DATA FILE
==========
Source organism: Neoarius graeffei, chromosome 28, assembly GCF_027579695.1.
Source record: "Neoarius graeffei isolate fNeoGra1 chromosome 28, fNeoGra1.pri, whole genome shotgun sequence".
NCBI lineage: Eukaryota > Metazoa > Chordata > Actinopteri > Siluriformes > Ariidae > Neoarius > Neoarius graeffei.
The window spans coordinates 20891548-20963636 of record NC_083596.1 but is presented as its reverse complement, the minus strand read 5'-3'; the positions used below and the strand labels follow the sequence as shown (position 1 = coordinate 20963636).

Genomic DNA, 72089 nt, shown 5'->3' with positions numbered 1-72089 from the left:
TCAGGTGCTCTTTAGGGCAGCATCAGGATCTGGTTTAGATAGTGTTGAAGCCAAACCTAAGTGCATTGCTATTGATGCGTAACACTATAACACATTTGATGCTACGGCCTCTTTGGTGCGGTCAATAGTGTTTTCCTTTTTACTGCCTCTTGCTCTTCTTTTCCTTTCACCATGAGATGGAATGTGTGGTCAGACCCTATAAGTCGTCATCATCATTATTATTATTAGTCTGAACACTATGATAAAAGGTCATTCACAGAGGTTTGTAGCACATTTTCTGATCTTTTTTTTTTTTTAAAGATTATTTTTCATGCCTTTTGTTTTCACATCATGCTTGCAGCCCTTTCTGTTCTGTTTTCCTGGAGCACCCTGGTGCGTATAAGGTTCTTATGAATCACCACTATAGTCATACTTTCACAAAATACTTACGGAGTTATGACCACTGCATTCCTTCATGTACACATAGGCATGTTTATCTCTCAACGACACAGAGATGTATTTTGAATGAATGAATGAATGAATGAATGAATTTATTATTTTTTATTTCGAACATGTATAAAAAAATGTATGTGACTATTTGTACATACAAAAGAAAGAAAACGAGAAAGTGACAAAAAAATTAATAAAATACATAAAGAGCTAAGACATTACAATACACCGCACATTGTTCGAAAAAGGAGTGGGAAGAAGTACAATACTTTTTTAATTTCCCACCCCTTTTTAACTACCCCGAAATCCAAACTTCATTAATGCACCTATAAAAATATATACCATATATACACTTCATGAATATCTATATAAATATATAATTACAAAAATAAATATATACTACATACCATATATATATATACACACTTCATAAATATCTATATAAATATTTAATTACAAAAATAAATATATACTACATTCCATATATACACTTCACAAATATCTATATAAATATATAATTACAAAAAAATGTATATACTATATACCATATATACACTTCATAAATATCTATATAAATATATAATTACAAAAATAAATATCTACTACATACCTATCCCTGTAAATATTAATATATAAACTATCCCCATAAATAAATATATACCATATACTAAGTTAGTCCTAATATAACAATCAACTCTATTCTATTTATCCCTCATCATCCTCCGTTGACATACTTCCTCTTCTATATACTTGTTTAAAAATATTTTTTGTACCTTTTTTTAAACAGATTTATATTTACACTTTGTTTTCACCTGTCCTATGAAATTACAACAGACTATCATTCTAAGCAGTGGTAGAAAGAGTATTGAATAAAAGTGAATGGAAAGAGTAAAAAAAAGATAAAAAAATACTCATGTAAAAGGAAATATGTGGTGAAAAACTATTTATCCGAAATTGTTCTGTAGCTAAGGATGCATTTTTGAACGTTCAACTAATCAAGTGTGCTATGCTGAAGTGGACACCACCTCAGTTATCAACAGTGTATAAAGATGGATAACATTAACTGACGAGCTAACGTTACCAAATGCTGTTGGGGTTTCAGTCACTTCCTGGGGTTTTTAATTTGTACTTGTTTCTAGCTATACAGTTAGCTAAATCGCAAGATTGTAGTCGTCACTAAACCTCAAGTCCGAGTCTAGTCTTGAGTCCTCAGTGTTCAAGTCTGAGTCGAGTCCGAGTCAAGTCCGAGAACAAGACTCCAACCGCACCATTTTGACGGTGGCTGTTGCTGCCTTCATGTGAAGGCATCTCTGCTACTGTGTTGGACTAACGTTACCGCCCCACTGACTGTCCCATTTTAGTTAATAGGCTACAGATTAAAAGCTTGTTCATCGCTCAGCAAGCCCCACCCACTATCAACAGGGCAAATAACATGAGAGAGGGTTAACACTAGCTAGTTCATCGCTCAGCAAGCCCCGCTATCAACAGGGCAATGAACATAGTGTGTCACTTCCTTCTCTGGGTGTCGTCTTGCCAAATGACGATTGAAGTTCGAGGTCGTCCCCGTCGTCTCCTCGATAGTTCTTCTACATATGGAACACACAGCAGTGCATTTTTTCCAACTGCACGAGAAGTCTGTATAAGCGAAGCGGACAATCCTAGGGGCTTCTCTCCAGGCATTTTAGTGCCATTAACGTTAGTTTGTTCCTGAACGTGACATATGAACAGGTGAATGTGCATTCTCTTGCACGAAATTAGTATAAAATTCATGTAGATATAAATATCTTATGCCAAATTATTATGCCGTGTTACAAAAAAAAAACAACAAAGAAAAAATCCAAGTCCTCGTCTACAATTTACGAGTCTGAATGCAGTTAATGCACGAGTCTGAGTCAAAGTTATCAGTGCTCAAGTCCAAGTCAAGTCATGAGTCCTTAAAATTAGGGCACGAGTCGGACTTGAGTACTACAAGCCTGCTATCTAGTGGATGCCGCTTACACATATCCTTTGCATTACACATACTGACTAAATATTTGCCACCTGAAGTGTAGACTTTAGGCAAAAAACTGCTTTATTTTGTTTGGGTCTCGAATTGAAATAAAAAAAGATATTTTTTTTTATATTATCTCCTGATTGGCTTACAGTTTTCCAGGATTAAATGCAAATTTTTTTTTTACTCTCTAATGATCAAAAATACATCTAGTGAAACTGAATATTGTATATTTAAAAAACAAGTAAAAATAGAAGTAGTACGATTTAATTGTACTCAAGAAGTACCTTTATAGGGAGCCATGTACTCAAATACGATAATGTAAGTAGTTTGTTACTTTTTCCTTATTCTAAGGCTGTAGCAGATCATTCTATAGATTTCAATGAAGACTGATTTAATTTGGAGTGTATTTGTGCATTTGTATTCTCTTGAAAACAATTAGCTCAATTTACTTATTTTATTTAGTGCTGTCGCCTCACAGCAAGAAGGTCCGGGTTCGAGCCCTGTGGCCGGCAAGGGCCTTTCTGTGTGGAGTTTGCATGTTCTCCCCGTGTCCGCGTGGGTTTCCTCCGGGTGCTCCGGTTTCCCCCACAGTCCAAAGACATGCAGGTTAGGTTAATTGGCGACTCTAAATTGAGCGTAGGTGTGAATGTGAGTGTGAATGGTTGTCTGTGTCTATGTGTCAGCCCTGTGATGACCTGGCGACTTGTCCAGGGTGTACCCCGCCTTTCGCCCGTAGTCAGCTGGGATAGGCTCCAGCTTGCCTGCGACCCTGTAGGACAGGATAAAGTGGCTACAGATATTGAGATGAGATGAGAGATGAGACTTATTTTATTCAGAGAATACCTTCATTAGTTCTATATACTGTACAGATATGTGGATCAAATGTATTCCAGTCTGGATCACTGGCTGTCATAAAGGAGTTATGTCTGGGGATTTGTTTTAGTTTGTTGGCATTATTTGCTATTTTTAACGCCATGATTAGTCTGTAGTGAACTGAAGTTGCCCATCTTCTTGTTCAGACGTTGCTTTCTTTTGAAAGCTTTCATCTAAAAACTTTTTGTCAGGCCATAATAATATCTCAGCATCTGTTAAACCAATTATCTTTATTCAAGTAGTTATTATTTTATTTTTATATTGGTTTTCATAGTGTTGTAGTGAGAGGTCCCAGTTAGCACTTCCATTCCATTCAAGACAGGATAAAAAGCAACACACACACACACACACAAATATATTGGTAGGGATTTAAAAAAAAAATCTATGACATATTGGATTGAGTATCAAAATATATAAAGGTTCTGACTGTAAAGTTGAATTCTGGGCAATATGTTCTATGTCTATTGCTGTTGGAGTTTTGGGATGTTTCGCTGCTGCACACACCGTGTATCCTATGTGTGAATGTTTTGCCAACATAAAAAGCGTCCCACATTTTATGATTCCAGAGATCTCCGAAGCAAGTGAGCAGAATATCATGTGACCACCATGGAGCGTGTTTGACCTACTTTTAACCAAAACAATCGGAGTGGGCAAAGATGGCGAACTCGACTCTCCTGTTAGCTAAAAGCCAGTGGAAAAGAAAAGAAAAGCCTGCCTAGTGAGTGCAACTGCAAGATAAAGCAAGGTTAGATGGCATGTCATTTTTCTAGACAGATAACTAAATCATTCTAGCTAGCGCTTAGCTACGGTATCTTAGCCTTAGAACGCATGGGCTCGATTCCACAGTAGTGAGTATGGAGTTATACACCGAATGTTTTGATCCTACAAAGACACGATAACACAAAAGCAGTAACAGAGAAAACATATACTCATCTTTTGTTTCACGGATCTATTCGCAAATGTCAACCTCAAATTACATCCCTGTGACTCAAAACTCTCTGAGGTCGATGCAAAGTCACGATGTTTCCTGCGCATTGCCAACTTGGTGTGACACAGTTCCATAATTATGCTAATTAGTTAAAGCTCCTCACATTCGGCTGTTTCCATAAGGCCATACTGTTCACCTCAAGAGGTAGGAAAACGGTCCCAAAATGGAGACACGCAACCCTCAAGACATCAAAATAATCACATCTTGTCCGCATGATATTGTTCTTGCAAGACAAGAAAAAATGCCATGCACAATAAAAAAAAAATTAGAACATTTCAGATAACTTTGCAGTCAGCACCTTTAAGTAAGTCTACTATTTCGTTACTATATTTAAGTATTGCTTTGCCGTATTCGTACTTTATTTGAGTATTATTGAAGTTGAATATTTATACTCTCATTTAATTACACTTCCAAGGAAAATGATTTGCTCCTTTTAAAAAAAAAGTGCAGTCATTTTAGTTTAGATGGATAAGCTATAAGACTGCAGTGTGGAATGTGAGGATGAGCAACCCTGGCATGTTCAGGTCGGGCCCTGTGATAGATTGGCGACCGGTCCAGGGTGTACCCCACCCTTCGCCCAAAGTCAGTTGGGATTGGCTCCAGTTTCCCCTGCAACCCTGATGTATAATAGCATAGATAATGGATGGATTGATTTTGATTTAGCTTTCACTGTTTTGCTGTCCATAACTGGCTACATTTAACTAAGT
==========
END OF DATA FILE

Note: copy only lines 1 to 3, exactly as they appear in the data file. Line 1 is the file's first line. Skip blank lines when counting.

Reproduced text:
Source organism: Neoarius graeffei, chromosome 28, assembly GCF_027579695.1.
Source record: "Neoarius graeffei isolate fNeoGra1 chromosome 28, fNeoGra1.pri, whole genome shotgun sequence".
NCBI lineage: Eukaryota > Metazoa > Chordata > Actinopteri > Siluriformes > Ariidae > Neoarius > Neoarius graeffei.